How could you not know what your alma mater’s annual fund is??? C’mon, it’s so well branded, has massive exposure, and is clearly visible on promo materials and your school’s alumni website. Okay, okay, fine… the annual fund is not really like that.
But, what you should know about the annual fund is that it is arguably the lifeblood of your schools fundraising efforts, not necessarily in terms of actual annual fundraising dollars but more about the vast number of alumni and donors that it cultivates annually.
A big part of the annual fund is students and young grads. These young and new graduates, beaming with pride for both a job well done and an institution that has helped get them there, are at the peak of their affiliation with your school. So… why not wait until they are making six-figure salaries in ten years and then send them an email saying “Hey, remember when you went to [insert school name here], well we are in a fundraising campaign and would love your support”. Survey says…
Working with young grads and students can really validate what we do in annual giving. These are grads who:
- Love your school so much that they will wear their hoodie when they travel
- Brave horrific weather to watch a football game
- Can be the best ambassadors of your institution and potentially the annual fund
You have to engage and educate them while they are at the top of the mountain, because once they start sliding down that slope, it is mighty hard to get them back to the top.
I believe that everyone in a fundraising department should get to go on meetings with new grads, if for no other reason than to feel reinvigorated by the enthusiasm, passion, drive and intellect that they have. Not to mention, the thousands of young grads who are doing absolutely amazing things that we just don’t know about until we meet them.
Introducing annual giving right away when students graduate is the best way to educate. Whether that is:
- An alumni handbook at convocation
- A welcome email to your alumni association or
- Ensuring they receive event invites right away.
All of these opportunities need to include some education on annual giving, or a direct opportunity for them to give back. There will surely be new grads that get annoyed or offended (as I may well have myself), as they look at their long OSAP or student loan bills, but it’s not even about the GIVING at this point, it’s about the education.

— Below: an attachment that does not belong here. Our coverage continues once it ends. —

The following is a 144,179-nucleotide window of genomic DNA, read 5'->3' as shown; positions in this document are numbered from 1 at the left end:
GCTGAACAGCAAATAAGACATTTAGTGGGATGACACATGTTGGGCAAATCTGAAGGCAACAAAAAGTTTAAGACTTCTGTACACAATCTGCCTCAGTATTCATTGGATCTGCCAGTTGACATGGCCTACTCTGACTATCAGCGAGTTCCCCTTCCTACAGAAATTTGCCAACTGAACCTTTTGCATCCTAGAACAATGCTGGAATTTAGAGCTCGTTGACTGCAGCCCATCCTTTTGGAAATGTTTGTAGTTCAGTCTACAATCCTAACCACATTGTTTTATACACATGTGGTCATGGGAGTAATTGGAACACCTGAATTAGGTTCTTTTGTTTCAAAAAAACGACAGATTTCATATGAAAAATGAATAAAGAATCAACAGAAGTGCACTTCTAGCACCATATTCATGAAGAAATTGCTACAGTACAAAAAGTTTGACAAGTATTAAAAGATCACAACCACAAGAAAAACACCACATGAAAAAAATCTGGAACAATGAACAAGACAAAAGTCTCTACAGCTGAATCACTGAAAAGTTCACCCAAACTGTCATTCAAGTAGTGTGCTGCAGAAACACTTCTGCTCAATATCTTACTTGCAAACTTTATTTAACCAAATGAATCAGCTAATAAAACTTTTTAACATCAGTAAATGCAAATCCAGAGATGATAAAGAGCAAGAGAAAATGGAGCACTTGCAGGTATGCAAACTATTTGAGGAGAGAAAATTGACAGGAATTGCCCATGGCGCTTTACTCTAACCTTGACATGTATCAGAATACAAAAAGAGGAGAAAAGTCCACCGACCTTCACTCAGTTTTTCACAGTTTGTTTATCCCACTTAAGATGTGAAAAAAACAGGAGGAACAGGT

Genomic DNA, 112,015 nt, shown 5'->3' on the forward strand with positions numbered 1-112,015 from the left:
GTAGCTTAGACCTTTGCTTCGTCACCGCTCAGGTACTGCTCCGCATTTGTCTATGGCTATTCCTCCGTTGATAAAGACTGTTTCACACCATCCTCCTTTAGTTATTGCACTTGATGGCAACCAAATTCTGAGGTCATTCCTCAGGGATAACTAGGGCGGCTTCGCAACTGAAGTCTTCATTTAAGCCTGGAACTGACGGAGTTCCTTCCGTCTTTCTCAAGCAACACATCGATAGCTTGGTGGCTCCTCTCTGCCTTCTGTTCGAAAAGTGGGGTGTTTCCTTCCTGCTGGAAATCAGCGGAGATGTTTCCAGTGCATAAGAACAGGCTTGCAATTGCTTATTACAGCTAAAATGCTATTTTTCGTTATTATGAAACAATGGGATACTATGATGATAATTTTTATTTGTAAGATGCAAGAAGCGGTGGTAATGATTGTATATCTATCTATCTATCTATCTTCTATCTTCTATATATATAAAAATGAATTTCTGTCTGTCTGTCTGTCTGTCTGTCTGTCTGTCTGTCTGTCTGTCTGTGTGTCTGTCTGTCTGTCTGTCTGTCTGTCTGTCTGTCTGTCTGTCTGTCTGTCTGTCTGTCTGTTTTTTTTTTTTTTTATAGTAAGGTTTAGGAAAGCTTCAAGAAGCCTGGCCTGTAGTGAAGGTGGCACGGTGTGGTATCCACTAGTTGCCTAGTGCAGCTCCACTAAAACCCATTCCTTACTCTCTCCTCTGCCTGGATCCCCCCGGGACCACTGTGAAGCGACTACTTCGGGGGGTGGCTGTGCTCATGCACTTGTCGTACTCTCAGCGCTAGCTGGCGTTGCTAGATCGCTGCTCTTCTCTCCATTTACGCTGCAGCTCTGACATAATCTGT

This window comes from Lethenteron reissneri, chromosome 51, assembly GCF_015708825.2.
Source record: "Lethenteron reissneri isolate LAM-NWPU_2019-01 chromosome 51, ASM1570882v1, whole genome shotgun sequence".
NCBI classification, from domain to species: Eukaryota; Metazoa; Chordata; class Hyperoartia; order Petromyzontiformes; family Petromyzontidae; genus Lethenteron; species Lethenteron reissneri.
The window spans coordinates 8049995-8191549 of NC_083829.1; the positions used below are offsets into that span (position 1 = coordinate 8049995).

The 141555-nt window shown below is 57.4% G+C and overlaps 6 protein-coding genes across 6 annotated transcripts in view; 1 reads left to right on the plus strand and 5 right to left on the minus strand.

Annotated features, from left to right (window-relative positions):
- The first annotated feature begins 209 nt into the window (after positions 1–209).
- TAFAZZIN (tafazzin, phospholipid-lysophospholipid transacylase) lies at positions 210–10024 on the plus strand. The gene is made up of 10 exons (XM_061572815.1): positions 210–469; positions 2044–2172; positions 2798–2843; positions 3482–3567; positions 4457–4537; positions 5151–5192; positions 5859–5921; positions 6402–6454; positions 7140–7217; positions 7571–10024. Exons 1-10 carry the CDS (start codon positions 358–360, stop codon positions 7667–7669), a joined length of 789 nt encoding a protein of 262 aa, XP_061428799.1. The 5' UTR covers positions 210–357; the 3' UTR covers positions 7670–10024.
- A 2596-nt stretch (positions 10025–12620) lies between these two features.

The best part about the current generation of grads, call them Millennials or Gen-Y’s (of which I consider myself part of… at least for the positives. If anyone asks about the negatives, I claim to be Gen-X), is that what they often really value from their alma mater is:
Most young grads aren’t offended or thrown off by us asking them to support their school and are more likely excited that someone from the school is actually taking the time to come and visit them. Sure, they may choose not to give to your annual fund, but often they just appreciate the update about what is happening on campus and it instils that sense of nostalgia and extends their engagement with your institution in ways that an email just can’t.
More surprisingly, if you have an exciting project to share with them, they often will donate. That first gift should be the start of a lifetime of giving, and it might be $5, $25 or a gift in honour of their graduation such as $20.14, but it’s a huge step in the right direction for developing a lifetime relationship with that alumnus. If you can communicate the value (both to the university and their personal budget) of monthly giving, that will further assist in their continued giving patterns.
I realize this blog post went in a few directions; annual fund, young alumni, and millennials as a generation, but they can be closely tied together. Working in both annual giving and working with young graduates on a daily basis, I am regularly inspired by their passion for the university and the goals and dreams that they have. As a development department, we need to tap into that energy, and educate them on philanthropy and giving back to your institution.
So, you are at the top of that mountain standing beside a young grad… get them to plant that flag in the ground so it’s there forever.
Written by Ryan Brejak
Ryan is an Alumni Advancement Manager at the University of Guelph, with a focus on engaging and fundraising with young alumni and students. Ryan previously managed the U of G alumni calling program for two years and has an interest in studying leadership and millennials.
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